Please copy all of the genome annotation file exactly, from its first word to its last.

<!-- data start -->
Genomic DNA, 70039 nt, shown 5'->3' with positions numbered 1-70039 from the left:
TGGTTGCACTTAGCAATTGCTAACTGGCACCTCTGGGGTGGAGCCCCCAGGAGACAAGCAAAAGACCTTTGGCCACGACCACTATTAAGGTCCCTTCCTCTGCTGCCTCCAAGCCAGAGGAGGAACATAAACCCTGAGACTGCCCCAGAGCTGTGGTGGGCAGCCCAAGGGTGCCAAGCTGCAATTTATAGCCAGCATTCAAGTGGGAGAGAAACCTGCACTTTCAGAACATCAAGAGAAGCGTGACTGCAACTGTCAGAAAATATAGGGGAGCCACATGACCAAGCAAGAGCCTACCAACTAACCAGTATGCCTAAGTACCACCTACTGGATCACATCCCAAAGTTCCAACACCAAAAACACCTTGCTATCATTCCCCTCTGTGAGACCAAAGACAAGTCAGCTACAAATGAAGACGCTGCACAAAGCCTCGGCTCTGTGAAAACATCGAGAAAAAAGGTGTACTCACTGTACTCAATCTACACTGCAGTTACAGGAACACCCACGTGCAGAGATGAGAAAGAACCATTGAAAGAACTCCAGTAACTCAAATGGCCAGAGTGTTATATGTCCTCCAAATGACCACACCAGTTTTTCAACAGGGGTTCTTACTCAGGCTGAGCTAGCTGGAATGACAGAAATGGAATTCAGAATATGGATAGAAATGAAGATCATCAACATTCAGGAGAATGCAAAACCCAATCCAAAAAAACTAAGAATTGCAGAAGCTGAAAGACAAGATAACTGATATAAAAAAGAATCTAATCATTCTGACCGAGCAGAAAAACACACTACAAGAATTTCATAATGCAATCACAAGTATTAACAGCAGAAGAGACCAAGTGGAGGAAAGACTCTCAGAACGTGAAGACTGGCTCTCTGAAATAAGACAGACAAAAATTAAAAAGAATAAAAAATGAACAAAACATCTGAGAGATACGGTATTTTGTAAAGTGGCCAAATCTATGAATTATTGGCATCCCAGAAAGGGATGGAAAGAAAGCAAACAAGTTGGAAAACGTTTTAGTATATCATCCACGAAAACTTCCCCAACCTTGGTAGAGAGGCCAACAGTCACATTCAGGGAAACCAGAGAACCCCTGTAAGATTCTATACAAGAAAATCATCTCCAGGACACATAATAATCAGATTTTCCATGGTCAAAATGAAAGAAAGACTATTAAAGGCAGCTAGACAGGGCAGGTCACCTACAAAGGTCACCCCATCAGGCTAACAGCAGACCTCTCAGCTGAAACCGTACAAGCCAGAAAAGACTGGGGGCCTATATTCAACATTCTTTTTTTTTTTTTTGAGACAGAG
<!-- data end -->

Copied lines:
Genomic DNA, 70039 nt, shown 5'->3' with positions numbered 1-70039 from the left:
TGGTTGCACTTAGCAATTGCTAACTGGCACCTCTGGGGTGGAGCCCCCAGGAGACAAGCAAAAGACCTTTGGCCACGACCACTATTAAGGTCCCTTCCTCTGCTGCCTCCAAGCCAGAGGAGGAACATAAACCCTGAGACTGCCCCAGAGCTGTGGTGGGCAGCCCAAGGGTGCCAAGCTGCAATTTATAGCCAGCATTCAAGTGGGAGAGAAACCTGCACTTTCAGAACATCAAGAGAAGCGTGACTGCAACTGTCAGAAAATATAGGGGAGCCACATGACCAAGCAAGAGCCTACCAACTAACCAGTATGCCTAAGTACCACCTACTGGATCACATCCCAAAGTTCCAACACCAAAAACACCTTGCTATCATTCCCCTCTGTGAGACCAAAGACAAGTCAGCTACAAATGAAGACGCTGCACAAAGCCTCGGCTCTGTGAAAACATCGAGAAAAAAGGTGTACTCACTGTACTCAATCTACACTGCAGTTACAGGAACACCCACGTGCAGAGATGAGAAAGAACCATTGAAAGAACTCCAGTAACTCAAATGGCCAGAGTGTTATATGTCCTCCAAATGACCACACCAGTTTTTCAACAGGGGTTCTTACTCAGGCTGAGCTAGCTGGAATGACAGAAATGGAATTCAGAATATGGATAGAAATGAAGATCATCAACATTCAGGAGAATGCAAAACCCAATCCAAAAAAACTAAGAATTGCAGAAGCTGAAAGACAAGATAACTGATATAAAAAAGAATCTAATCATTCTGACCGAGCAGAAAAACACACTACAAGAATTTCATAATGCAATCACAAGTATTAACAGCAGAAGAGACCAAGTGGAGGAAAGACTCTCAGAACGTGAAGACTGGCTCTCTGAAATAAGACAGACAAAAATTAAAAAGAATAAAAAATGAACAAAACATCTGAGAGATACGGTATTTTGTAAAGTGGCCAAATCTATGAATTATTGGCATCCCAGAAAGGGATGGAAAGAAAGCAAACAAGTTGGAAAACGTTTTAGTATATCATCCACGAAAACTTCCCCAACCTTGGTAGAGAGGCCAACAGTCACATTCAGGGAAACCAGAGAACCCCTGTAAGATTCTATACAAGAAAATCATCTCCAGGACACATAATAATCAGATTTTCCATGGTCAAAATGAAAGAAAGACTATTAAAGGCAGCTAGACAGGGCAGGTCACCTACAAAGGTCACCCCATCAGGCTAACAGCAGACCTCTCAGCTGAAACCGTACAAGCCAGAAAAGACTGGGGGCCTATATTCAACATTCTTTTTTTTTTTTTTGAGACAGAG